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The New Roles Teachers Must Assume in an Ever-Connected World

March 16, 2018

There is no doubt that the Internet, and the increasingly wide pervasiveness of pocket-size supercomputers from which to access it, has changed how students learn. Classrooms can extend beyond a school’s walls, offering possibilities for learners that teachers continue to unwrap.

As Will Richardson explains in his article, “Teaching Modern Learners: New Contexts, New Literacies, New Roles,” an excerpt of which appears in the Partnership for 21st Century Learning blog, “As we move toward a more networked structure for education, an effective teacher must shift away from control and move instead toward influence in terms of shaping but not dictating the learning environment.”

In this post, we discuss the various new roles that current and future teachers must take on in the classroom, so that they can build their classrooms around the biggest benefits the Internet can confer and prepare their students to thrive in a transforming world.


According to Richardson, teachers must relinquish their former full-time classroom roles as all-knowing authorities. Instead, in many contexts, they should find themselves “curators of ideas and work that happens in the classroom space, selecting and sharing best practices or provocative questions that challenge learners.” In other words, students can be given more active leading roles in their own learning, and teachers can help highlight what is working and what is not.


Teachers will also need to be aggregators, Richardson adds, “who are adept at pulling in information from a variety of sources in order to ‘reveal the content and conversation structure of the course as it unfolds, rather than defining it in advance.’” This means that as students take the lead in certain activities and teachers curate their best practices, teachers are also carefully incorporating the best sources on a subject from around the Internet so that students don’t get too far off course.


Teachers will also need to understand that access to the Internet makes students much more autonomous as learners, especially when those students develop curiosity in a subject or have a learning problem they need to solve. Instead of seeing their central role as that of people sharing the highlights of a cannon of knowledge, educators can instead impart lessons in “higher-order” skills, such as creativity, critical thinking, communication, and collaboration. When they do this, teachers become more like wise guides than imparters of a static collection of knowledge.

Visionary career counselors

Teachers also need to do more than they once did to educate themselves on the shifting future landscape of careers. Looking ahead, students have more varied options in cobbling together satisfying careers than ever before. Teachers can help prepare their students for this reality by keeping themselves actively attuned to the types of careers that are expanding in prevalence and educating themselves on the skills and strengths required by these new careers, both tech-related and otherwise.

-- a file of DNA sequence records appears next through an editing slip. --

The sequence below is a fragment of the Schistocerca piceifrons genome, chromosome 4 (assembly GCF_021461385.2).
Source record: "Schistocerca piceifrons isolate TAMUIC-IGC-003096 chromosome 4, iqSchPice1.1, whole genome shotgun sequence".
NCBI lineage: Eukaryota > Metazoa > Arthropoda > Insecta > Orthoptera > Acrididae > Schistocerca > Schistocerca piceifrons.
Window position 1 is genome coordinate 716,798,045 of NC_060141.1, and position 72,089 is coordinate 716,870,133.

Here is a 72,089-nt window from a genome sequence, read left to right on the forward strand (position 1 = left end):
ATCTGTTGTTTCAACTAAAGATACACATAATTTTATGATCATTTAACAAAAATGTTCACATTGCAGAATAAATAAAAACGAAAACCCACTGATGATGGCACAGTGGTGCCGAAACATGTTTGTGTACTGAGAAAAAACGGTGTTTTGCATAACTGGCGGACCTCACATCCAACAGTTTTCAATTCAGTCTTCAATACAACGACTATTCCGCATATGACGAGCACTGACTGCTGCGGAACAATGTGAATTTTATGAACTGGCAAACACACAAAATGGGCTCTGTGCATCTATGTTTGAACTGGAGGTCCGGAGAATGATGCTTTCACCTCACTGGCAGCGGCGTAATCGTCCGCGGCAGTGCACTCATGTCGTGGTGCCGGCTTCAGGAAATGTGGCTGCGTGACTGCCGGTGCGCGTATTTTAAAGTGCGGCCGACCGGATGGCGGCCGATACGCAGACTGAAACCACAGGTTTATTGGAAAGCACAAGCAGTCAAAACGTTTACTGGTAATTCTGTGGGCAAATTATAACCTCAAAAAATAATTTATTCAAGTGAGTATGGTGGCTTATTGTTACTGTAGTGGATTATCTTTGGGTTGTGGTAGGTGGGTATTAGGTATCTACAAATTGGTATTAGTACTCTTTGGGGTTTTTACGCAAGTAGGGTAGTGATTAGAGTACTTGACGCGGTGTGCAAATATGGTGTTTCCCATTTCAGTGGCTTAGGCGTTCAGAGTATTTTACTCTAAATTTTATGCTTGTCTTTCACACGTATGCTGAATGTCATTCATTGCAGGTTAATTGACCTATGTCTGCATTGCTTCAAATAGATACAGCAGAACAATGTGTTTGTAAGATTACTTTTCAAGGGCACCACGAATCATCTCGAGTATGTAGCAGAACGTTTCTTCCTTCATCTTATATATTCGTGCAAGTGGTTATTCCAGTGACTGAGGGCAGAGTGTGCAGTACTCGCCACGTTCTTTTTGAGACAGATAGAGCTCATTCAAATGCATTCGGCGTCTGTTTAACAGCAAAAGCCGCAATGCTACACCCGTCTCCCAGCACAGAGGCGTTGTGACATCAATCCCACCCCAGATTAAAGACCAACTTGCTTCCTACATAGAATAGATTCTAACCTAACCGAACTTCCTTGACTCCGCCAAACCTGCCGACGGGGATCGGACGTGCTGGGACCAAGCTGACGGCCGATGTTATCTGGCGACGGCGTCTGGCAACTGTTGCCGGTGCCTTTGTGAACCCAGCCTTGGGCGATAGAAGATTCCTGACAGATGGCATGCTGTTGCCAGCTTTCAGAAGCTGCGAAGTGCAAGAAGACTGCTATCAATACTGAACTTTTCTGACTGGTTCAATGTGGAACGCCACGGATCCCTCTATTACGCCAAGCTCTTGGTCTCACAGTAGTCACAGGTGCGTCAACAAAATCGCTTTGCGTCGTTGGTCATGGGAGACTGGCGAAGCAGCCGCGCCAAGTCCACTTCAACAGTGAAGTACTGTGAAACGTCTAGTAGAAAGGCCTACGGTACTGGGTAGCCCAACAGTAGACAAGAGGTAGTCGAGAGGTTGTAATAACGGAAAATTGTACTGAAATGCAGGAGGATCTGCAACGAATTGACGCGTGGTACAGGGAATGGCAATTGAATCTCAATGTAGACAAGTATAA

Techno-teaching innovators

Of course, teachers will also need to understand the new tech tools being made available so that they can help integrate into their lessons the technologies that will most benefit students. It’s incumbent on them to think through the many ways the Internet can enhance the way they teach lessons and take students outside of the classroom’s four walls. These tools can also make material accessible to autonomous learners with disabilities, to students who find it difficult to sit through long instructional periods, and more.

Shaper of future policy to help close the digital divide

Even as Internet-enabled devices mean exciting new possibilities for many of the students in this country, they also mean the expansion of the digital divide—that is, the gap between the students who have access to these technologies and those who don’t. Teachers can do their part to narrow this gap by urging elected representatives to bring top-notch technology to underserved districts—and, advocates specify, this means not only technology for testing students but also technology meant for guided play, learning, and teaching.

Teachers have always had to be skilled at adjusting to unexpected situations and finding new ways to teach. The new demands and opportunities heralded by ever-evolving technologies will draw on these skills and continue to push them to new levels.